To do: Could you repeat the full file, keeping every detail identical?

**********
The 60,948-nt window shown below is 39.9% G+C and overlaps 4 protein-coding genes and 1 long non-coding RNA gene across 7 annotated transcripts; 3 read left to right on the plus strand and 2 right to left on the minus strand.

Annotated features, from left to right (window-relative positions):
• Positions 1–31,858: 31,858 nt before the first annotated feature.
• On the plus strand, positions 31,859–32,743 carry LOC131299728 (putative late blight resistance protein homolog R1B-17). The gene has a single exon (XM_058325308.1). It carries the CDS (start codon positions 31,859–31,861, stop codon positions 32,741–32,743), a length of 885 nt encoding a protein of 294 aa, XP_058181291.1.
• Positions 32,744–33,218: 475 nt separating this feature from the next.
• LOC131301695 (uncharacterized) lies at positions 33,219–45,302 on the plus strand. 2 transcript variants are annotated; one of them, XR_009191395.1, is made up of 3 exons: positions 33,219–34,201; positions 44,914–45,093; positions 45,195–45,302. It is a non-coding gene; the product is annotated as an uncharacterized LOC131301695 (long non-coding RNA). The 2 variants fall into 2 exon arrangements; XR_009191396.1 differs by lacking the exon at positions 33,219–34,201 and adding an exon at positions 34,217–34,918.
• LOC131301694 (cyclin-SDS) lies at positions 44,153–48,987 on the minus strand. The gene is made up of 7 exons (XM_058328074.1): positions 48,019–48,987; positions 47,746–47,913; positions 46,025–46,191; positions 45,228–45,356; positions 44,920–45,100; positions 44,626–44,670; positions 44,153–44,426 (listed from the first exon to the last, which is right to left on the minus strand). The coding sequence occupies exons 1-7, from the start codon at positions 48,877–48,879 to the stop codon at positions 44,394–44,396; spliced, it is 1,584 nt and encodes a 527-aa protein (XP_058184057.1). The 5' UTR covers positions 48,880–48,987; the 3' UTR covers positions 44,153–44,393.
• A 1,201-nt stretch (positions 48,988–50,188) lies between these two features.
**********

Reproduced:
The 60,948-nt window shown below is 39.9% G+C and overlaps 4 protein-coding genes and 1 long non-coding RNA gene across 7 annotated transcripts; 3 read left to right on the plus strand and 2 right to left on the minus strand.

Annotated features, from left to right (window-relative positions):
• Positions 1–31,858: 31,858 nt before the first annotated feature.
• On the plus strand, positions 31,859–32,743 carry LOC131299728 (putative late blight resistance protein homolog R1B-17). The gene has a single exon (XM_058325308.1). It carries the CDS (start codon positions 31,859–31,861, stop codon positions 32,741–32,743), a length of 885 nt encoding a protein of 294 aa, XP_058181291.1.
• Positions 32,744–33,218: 475 nt separating this feature from the next.
• LOC131301695 (uncharacterized) lies at positions 33,219–45,302 on the plus strand. 2 transcript variants are annotated; one of them, XR_009191395.1, is made up of 3 exons: positions 33,219–34,201; positions 44,914–45,093; positions 45,195–45,302. It is a non-coding gene; the product is annotated as an uncharacterized LOC131301695 (long non-coding RNA). The 2 variants fall into 2 exon arrangements; XR_009191396.1 differs by lacking the exon at positions 33,219–34,201 and adding an exon at positions 34,217–34,918.
• LOC131301694 (cyclin-SDS) lies at positions 44,153–48,987 on the minus strand. The gene is made up of 7 exons (XM_058328074.1): positions 48,019–48,987; positions 47,746–47,913; positions 46,025–46,191; positions 45,228–45,356; positions 44,920–45,100; positions 44,626–44,670; positions 44,153–44,426 (listed from the first exon to the last, which is right to left on the minus strand). The coding sequence occupies exons 1-7, from the start codon at positions 48,877–48,879 to the stop codon at positions 44,394–44,396; spliced, it is 1,584 nt and encodes a 527-aa protein (XP_058184057.1). The 5' UTR covers positions 48,880–48,987; the 3' UTR covers positions 44,153–44,393.
• A 1,201-nt stretch (positions 48,988–50,188) lies between these two features.